As beneficiaries of the trust, we have the right to approach the court with our request. Additionally, solutions exist that could restart the scholarship immediately and ensure that the bank remains an independent, locally owned institution.

Doyle wrote his will more than 60 years ago; trust law and investing guidelines have changed dramatically since 1948. Despite language in the trust prohibiting the sale of Exchange Bank stock, one option the court has is to encourage the trustees to diversify part of the trust's assets to protect the interests of SRJC students.

As precedent, the David and Lucile Packard Foundation, the Milton Hershey School Trust and many other charitable trusts have sold some of their founder's stock to protect their beneficiaries, although the original trusts prohibited such sales. If the Doyle Trust diversified half of its assets, it would remain Exchange Bank's largest shareholder, the scholarship would resume immediately and the trust would gain a strong, low-risk investment portfolio.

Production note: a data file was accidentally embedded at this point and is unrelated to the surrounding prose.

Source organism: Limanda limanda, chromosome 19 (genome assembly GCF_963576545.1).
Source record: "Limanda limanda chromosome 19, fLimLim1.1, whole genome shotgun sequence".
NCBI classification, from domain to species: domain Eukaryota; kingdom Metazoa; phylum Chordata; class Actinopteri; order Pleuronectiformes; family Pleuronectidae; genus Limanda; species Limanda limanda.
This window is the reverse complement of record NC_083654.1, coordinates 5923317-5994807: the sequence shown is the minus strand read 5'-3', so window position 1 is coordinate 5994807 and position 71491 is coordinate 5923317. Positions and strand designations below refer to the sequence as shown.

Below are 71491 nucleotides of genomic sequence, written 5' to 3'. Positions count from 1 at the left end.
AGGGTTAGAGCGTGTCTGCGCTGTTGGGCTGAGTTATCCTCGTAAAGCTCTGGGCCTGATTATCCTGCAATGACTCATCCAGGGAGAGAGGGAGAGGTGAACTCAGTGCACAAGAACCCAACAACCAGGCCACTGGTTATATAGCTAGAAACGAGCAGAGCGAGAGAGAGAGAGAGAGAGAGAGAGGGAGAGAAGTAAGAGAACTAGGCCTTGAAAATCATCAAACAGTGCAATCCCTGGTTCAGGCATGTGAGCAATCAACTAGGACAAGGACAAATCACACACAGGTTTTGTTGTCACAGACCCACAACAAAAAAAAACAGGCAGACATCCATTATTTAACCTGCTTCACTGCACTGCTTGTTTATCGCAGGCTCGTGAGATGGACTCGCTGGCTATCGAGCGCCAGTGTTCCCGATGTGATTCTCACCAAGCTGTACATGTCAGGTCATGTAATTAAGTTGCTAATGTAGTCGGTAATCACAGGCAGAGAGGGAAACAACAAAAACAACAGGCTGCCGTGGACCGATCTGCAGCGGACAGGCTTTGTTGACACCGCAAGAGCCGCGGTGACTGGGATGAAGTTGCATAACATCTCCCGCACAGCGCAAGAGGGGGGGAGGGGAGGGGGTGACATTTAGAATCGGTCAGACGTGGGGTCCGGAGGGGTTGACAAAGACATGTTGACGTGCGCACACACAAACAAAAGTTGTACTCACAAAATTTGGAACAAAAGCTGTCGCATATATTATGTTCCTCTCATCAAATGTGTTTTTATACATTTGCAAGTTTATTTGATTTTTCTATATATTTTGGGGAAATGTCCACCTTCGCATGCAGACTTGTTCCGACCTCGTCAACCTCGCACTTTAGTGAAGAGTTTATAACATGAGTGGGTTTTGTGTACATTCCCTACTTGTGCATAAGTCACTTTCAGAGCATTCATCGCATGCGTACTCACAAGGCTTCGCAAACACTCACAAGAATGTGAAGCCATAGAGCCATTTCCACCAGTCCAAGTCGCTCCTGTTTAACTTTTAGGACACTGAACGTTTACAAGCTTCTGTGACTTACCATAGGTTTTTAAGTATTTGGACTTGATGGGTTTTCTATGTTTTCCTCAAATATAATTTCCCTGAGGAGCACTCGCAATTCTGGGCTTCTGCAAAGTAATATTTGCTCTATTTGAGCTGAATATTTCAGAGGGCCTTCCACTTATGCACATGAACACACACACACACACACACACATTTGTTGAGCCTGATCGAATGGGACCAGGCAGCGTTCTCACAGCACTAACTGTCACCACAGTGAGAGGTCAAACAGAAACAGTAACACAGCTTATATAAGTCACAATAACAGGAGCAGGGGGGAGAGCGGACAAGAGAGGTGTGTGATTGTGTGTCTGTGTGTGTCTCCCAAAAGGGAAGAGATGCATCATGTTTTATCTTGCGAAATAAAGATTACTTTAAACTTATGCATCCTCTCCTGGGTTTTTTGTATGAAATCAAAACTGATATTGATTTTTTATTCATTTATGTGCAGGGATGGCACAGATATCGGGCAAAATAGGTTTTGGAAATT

We ask the community to support us in requesting the court's opinion. We also hope the community understands we are not attacking Exchange Bank. We are thankful for its help for the last 60 years. Though we are grateful for the community's help in the Bridging the Doyle campaign, it is a temporary fix; it is many times smaller than the pre-2009 Doyle Scholarship and what the Doyle Trust would provide if it diversified its investments.

Therefore, we respectfully request that the Doyle trustees implement a solution to immediately resume the scholarship in full or join us in asking the Superior Court for advice. If the trustees have the students' best interests at heart, then they have no reason to oppose our requiest.

Jay Scherf is a Santa Rosa native and sophomore at Santa Rosa Junior College hoping to transfer UC Berkeley next fall. Justine Johnson is also an SRJC sophomore and a resident of Santa Rosa.